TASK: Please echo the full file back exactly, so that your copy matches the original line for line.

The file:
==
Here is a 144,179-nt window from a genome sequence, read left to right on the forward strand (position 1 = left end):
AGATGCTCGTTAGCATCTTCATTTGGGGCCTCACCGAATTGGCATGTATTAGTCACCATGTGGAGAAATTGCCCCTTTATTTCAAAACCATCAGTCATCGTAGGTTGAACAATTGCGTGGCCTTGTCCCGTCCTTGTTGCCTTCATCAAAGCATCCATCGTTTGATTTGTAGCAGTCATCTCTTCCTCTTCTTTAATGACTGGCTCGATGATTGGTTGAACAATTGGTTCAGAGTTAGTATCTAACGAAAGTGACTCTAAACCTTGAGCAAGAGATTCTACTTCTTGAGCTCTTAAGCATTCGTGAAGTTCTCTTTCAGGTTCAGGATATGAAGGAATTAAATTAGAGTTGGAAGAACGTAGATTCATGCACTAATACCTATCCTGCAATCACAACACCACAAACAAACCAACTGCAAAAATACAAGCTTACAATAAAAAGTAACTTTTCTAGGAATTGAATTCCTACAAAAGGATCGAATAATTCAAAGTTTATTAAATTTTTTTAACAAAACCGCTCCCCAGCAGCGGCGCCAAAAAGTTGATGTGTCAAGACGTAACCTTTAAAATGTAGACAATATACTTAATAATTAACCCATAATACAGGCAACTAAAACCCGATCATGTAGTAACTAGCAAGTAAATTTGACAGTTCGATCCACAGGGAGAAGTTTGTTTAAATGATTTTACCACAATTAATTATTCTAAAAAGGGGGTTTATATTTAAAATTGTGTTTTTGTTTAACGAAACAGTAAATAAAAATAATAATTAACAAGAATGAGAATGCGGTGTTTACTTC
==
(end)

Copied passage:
Here is a 144,179-nt window from a genome sequence, read left to right on the forward strand (position 1 = left end):
AGATGCTCGTTAGCATCTTCATTTGGGGCCTCACCGAATTGGCATGTATTAGTCACCATGTGGAGAAATTGCCCCTTTATTTCAAAACCATCAGTCATCGTAGGTTGAACAATTGCGTGGCCTTGTCCCGTCCTTGTTGCCTTCATCAAAGCATCCATCGTTTGATTTGTAGCAGTCATCTCTTCCTCTTCTTTAATGACTGGCTCGATGATTGGTTGAACAATTGGTTCAGAGTTAGTATCTAACGAAAGTGACTCTAAACCTTGAGCAAGAGATTCTACTTCTTGAGCTCTTAAGCATTCGTGAAGTTCTCTTTCAGGTTCAGGATATGAAGGAATTAAATTAGAGTTGGAAGAACGTAGATTCATGCACTAATACCTATCCTGCAATCACAACACCACAAACAAACCAACTGCAAAAATACAAGCTTACAATAAAAAGTAACTTTTCTAGGAATTGAATTCCTACAAAAGGATCGAATAATTCAAAGTTTATTAAATTTTTTTAACAAAACCGCTCCCCAGCAGCGGCGCCAAAAAGTTGATGTGTCAAGACGTAACCTTTAAAATGTAGACAATATACTTAATAATTAACCCATAATACAGGCAACTAAAACCCGATCATGTAGTAACTAGCAAGTAAATTTGACAGTTCGATCCACAGGGAGAAGTTTGTTTAAATGATTTTACCACAATTAATTATTCTAAAAAGGGGGTTTATATTTAAAATTGTGTTTTTGTTTAACGAAACAGTAAATAAAAATAATAATTAACAAGAATGAGAATGCGGTGTTTACTTC